The microbiome and the brain are the chief regulators of adiposity and eating behavior in humans. In many respects, the microbiome is even more important than the brain. Obviously, it’s the processes of the brain that ultimately shape our thoughts and behavior. What’s important to recognize though, is that these processes, in turn, are greatly influenced by signals derived from other parts of the body, in particular the gastrointestinal microbiota and adipose tissue.
Some may perhaps go as far as to say that the brain is a puppet that’s under control of the microbes that colonize the body. This is obviously stretching the truth a bit; however, it does make an important point, which is that the brain is not an isolated organ; it’s greatly affected by what goes on in the rest of the body.
This is unfortunately something that has historically received little attention within conventional medical circles, including the parts of the medical community that are concerned with disorders of the mind. Over the past decade, as the research on the gut-brain axis has taken off, this has gradually started to change; however, a worryingly high number of people appear to still hold the belief that the brain is a lone wolf.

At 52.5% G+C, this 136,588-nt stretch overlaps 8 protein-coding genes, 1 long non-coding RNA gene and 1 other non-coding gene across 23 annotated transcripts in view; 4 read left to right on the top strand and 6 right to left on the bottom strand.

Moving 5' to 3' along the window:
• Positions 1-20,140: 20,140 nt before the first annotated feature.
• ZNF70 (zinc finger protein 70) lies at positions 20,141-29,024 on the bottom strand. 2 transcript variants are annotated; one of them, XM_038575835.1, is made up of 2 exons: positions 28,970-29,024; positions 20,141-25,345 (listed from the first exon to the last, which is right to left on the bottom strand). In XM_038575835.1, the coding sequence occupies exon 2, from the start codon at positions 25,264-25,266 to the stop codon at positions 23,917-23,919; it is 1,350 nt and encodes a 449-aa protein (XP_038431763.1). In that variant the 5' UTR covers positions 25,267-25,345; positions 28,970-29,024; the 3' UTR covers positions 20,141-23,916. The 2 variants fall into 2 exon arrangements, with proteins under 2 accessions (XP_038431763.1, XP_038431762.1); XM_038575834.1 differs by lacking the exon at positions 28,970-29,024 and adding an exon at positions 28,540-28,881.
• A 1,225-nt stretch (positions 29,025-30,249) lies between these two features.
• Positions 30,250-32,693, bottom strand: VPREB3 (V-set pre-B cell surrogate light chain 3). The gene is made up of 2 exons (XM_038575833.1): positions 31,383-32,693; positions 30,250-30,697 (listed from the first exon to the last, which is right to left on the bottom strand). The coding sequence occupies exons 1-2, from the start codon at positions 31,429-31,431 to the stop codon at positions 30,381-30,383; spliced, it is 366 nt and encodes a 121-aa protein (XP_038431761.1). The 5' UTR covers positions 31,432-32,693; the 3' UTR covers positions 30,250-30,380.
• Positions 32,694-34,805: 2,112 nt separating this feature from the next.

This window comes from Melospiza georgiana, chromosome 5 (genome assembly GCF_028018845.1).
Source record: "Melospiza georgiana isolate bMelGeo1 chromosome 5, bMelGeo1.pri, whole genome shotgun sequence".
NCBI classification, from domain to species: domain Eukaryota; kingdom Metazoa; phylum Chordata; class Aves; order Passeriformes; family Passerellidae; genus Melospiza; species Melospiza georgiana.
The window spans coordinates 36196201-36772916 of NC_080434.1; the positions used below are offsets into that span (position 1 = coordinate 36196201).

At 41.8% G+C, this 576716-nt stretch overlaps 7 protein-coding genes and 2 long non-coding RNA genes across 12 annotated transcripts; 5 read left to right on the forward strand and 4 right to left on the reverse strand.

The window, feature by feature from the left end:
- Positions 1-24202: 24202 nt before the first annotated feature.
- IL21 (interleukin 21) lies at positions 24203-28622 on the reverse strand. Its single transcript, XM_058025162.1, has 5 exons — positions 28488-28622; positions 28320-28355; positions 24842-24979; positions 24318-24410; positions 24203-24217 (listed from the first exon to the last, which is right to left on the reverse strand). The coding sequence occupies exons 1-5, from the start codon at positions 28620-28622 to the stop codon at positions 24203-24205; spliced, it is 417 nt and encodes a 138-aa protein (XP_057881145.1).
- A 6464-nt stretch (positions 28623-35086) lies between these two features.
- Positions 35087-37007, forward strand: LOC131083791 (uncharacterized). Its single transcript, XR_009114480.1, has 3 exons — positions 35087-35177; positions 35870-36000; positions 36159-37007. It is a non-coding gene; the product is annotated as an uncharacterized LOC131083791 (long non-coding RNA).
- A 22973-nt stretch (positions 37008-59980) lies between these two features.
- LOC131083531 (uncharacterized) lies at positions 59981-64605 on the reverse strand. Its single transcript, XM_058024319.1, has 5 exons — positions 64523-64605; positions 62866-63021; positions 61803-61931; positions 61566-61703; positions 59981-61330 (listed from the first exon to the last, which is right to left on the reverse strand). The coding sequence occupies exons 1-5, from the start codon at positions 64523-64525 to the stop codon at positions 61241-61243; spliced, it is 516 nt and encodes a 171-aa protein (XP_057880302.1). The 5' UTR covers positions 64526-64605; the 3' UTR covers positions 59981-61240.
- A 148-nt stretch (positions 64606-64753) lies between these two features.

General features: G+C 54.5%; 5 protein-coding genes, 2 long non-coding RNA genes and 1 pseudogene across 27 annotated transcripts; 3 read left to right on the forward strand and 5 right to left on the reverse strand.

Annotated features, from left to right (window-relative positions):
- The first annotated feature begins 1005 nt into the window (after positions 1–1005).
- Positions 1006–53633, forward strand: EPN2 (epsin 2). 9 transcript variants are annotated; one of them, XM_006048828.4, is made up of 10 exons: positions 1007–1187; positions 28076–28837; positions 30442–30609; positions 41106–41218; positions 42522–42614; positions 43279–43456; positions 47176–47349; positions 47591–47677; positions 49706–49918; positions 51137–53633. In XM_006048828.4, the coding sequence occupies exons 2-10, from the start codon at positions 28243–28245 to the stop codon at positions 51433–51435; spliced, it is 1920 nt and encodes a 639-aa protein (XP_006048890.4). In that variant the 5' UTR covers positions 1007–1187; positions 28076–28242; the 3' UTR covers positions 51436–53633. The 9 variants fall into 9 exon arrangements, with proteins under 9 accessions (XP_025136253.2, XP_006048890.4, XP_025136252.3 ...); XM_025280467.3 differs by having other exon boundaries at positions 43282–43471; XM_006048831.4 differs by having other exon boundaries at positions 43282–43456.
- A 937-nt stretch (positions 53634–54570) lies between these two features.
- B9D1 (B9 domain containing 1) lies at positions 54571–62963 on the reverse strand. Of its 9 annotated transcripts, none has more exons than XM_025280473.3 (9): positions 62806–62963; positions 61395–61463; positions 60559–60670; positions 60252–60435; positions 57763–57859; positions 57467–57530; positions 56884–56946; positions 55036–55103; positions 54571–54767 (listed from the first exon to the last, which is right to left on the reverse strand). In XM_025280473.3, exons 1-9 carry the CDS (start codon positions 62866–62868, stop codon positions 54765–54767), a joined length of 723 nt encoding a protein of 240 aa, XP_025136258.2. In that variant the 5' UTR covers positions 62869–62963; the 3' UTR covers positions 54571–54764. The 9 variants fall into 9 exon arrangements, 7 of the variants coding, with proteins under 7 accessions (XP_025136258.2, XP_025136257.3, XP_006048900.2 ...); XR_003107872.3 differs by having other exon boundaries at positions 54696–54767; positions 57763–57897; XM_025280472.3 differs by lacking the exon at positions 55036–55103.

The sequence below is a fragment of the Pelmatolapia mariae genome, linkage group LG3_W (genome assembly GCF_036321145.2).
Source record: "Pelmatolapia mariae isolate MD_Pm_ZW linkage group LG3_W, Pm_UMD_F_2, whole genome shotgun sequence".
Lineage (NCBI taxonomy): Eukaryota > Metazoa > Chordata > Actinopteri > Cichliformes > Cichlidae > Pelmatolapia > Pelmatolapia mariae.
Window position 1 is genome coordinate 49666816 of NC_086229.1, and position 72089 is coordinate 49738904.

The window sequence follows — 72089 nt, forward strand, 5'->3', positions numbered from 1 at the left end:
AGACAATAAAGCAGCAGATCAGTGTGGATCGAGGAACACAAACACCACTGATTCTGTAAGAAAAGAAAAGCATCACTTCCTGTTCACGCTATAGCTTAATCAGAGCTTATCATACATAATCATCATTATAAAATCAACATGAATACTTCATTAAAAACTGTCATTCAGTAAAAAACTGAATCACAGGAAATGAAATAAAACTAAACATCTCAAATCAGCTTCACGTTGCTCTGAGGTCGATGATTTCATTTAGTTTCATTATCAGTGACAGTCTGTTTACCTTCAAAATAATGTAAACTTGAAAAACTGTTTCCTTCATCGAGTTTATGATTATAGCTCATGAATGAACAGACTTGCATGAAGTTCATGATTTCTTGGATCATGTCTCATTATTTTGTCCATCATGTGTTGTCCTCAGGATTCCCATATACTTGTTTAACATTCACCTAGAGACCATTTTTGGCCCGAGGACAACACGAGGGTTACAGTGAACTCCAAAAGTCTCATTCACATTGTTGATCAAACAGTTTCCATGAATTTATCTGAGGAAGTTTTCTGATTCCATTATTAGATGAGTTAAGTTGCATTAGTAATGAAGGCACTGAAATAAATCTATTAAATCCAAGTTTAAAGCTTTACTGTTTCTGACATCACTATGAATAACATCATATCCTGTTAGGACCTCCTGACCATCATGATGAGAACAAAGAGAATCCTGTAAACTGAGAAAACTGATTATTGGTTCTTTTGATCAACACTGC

In this article, we’re not going to take an in-depth look at the science on the gut-brain axis. What I thought we’d do instead is to briefly talk about a single study that was published a few years back (1). This study has lingered in the back of my mind since I first discovered it a while back, in large part because I find it to be very interesting.
Microbes are more powerful than most people think
The experiment that the authors of the study – Na Fei og Liping Zao – conducted is a fairly simple one. During clinical research, they discovered, via gut microbiome testing, that a morbidly obese and diabetic man weighing 174.8 kg harbored a dysbiotic microbiota, rich in Enterobacter, a microbial genus heavy on opportunistic, endotoxin-producing pathogens. At the start of the experiment, Enterobacter made up 35% (!) of the man’s gut bacterial population.
When the obese and diabetic man was put on a whole foods diet rich in whole grains, traditional Chinese medical foods, and prebiotics, his body started to change. Various metabolic and inflammatory variables were gradually brought down to normal levels and the man lost 30.1 kg in 9 weeks and 51.4 kg in 23 weeks. That’s a lot of weight! Moreover, arguably even more interesting, at 9 weeks, the Enterobacter population of the study participant’s gut had markedly shrunk. It now only made up 1.8% of total gut bacteria. Moving forward, it kept shrinking. At 23 weeks, it was not detectable at all.